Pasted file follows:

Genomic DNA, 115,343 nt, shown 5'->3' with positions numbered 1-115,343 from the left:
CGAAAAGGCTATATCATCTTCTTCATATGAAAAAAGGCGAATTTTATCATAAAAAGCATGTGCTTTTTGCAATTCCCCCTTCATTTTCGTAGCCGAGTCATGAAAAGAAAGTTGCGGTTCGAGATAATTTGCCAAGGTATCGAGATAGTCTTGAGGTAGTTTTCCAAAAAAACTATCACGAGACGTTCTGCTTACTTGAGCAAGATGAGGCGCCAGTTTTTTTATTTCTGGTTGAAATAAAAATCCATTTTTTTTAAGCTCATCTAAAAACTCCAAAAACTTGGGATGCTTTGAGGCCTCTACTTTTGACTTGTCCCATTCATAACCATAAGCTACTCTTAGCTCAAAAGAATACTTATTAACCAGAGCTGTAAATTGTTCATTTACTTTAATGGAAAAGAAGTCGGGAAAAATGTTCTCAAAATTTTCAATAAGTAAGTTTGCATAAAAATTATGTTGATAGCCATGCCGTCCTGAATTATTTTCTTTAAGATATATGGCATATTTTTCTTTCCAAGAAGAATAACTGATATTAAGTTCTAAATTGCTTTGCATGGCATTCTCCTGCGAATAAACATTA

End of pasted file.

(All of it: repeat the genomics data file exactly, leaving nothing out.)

Genomic DNA, 115,343 nt, shown 5'->3' with positions numbered 1-115,343 from the left:
CGAAAAGGCTATATCATCTTCTTCATATGAAAAAAGGCGAATTTTATCATAAAAAGCATGTGCTTTTTGCAATTCCCCCTTCATTTTCGTAGCCGAGTCATGAAAAGAAAGTTGCGGTTCGAGATAATTTGCCAAGGTATCGAGATAGTCTTGAGGTAGTTTTCCAAAAAAACTATCACGAGACGTTCTGCTTACTTGAGCAAGATGAGGCGCCAGTTTTTTTATTTCTGGTTGAAATAAAAATCCATTTTTTTTAAGCTCATCTAAAAACTCCAAAAACTTGGGATGCTTTGAGGCCTCTACTTTTGACTTGTCCCATTCATAACCATAAGCTACTCTTAGCTCAAAAGAATACTTATTAACCAGAGCTGTAAATTGTTCATTTACTTTAATGGAAAAGAAGTCGGGAAAAATGTTCTCAAAATTTTCAATAAGTAAGTTTGCATAAAAATTATGTTGATAGCCATGCCGTCCTGAATTATTTTCTTTAAGATATATGGCATATTTTTCTTTCCAAGAAGAATAACTGATATTAAGTTCTAAATTGCTTTGCATGGCATTCTCCTGCGAATAAACATTA